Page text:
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AP Interview: Bulgarian in contention to become 1st woman UN chief

  • FILE - In this Nov. 2 2014 file photo, Irina Bokova, the Director-General of the United Nations Educational, Scientific and Cultural Organization (UNESCO) listens to a question during a press conference at the Iraqi National Museum in Baghdad, Iraq. She’s already the first female and Eastern European to head UNESCO, and could be the first female and Eastern European United Nations secretary-general, too _ if her government gets its way and she wins support from the five U.N. Security Council members. (AP Photo/Khalid Mohammed, File)

    FILE - In this Nov. 2 2014 file photo, Irina Bokova, the Director-General of the United Nations Educational, Scientific and Cultural Organization (UNESCO) listens to a question during a press conference at the Iraqi National Museum in Baghdad, Iraq. She’s already the first female and Eastern European to head UNESCO, and could be the first female and Eastern European United Nations secretary-general, too _ if her government gets its way and she wins support from the five U.N. Security Council members. (AP Photo/Khalid Mohammed, File)  (The Associated Press)

  • FILE - In this Nov. 12 2013 file photo, Irina Bokova from Bulgaria,  the Director-General of the United Nations Educational, Scientific and Cultural Organization, UNESCO, reacts to her re-election with supporters in the assembly hall of the 37th session of the General Conference of UNESCO, in Paris.  She’s already the first female and Eastern European to head UNESCO, and could be the first female and Eastern European United Nations secretary-general, too _ if her government gets its way and she wins support from the five U.N. Security Council members. Irina Bokova, the 61-year-old Bulgarian chief of the U.N. cultural agency, has been nominated by the Bulgarian government to become the next U.N. secretary-general, after the second mandate of Ban Ki-Moon expires in 2016. (AP Photo/Jacques Brinon, File)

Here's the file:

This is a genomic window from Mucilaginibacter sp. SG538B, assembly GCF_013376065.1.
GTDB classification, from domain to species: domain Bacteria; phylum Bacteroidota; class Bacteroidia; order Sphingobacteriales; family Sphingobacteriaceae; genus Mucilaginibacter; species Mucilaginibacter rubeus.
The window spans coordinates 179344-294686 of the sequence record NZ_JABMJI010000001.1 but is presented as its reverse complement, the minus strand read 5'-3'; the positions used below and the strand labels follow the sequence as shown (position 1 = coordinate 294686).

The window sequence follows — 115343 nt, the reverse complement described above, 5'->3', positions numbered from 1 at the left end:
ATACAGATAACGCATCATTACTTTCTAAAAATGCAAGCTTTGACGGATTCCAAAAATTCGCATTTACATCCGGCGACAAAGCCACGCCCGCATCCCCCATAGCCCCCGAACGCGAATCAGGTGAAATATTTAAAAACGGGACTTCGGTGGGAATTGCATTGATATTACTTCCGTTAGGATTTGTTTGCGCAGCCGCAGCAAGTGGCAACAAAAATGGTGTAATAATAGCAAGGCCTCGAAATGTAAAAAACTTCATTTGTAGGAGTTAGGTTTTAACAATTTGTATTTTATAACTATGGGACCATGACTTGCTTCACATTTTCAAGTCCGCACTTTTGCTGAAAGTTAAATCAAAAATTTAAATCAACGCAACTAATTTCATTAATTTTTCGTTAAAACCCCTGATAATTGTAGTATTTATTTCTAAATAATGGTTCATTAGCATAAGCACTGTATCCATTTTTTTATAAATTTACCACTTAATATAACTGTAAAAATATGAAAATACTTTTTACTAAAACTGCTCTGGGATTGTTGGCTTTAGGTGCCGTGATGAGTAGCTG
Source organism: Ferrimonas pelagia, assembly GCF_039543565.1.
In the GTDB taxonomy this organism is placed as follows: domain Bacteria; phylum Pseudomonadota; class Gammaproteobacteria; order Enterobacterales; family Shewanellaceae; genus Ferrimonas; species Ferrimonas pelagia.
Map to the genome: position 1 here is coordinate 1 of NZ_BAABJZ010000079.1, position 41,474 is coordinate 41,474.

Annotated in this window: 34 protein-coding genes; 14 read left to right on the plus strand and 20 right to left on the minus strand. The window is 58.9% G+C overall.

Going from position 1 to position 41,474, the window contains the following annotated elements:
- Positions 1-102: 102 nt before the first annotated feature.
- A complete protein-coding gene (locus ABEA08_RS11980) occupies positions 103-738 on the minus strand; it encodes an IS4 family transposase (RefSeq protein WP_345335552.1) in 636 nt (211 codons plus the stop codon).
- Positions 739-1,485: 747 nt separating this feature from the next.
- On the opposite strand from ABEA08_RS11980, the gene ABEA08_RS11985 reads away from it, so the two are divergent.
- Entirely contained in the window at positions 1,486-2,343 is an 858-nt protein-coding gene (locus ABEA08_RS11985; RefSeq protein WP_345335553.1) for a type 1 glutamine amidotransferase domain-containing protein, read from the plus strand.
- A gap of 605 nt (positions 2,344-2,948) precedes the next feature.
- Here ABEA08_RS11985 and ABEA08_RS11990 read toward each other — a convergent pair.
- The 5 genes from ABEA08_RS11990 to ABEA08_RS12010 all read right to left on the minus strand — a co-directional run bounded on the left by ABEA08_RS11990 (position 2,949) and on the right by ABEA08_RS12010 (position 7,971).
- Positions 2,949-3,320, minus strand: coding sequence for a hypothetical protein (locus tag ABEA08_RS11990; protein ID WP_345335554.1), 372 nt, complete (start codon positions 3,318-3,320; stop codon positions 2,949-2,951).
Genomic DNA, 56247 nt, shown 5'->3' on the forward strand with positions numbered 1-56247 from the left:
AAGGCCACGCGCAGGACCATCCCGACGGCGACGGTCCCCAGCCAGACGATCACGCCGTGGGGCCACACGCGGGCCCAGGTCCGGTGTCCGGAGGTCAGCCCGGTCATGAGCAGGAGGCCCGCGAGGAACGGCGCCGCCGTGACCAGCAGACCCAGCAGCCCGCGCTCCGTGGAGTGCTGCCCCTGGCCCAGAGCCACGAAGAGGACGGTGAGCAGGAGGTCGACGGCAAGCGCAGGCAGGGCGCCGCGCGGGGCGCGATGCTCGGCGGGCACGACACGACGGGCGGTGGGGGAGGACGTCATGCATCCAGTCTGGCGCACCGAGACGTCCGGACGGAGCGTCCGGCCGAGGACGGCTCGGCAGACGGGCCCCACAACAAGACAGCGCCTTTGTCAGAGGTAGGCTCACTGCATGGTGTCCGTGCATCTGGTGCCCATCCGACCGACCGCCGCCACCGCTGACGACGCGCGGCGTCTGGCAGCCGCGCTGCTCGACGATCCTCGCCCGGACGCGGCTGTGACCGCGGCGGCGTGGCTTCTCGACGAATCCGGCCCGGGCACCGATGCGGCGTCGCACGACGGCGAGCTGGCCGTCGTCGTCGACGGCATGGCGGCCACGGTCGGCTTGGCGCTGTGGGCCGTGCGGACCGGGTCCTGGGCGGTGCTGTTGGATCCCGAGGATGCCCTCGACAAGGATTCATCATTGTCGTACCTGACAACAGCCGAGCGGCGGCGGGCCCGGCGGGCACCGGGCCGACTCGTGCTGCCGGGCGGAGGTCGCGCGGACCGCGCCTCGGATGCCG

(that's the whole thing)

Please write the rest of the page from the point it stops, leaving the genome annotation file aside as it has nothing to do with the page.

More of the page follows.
FILE - In this Nov. 12 2013 file photo, Irina Bokova from Bulgaria, the Director-General of the United Nations Educational, Scientific and Cultural Organization, UNESCO, reacts to her re-election with supporters in the assembly hall of the 37th session of the General Conference of UNESCO, in Paris. She’s already the first female and Eastern European to head UNESCO, and could be the first female and Eastern European United Nations secretary-general, too _ if her government gets its way and she wins support from the five U.N. Security Council members. Irina Bokova, the 61-year-old Bulgarian chief of the U.N. cultural agency, has been nominated by the Bulgarian government to become the next U.N. secretary-general, after the second mandate of Ban Ki-Moon expires in 2016. (AP Photo/Jacques Brinon, File)  (The Associated Press)

The chief of UNESCO says it's time for a female U.N. secretary-general as her country, Bulgaria, nominates her to succeed Ban Ki-Moon.

Irina Bokova is already the first female and eastern European to head the U.N. cultural agency. She has not declared she is going for the top U.N. job, but Bokova is certainly not putting rumors at rest. She has recently waded into geopolitics, visiting Iraqi conflict zones and preparing to mediate in the Syrian conflict. Now, for the first time, she has said in an Associated Press interview that Ban's successor must be female.

"It's time for a woman to become secretary-general. Definitely," Bokova told The AP from UNESCO's Paris headquarters.

Ban's second mandate expires in 2016.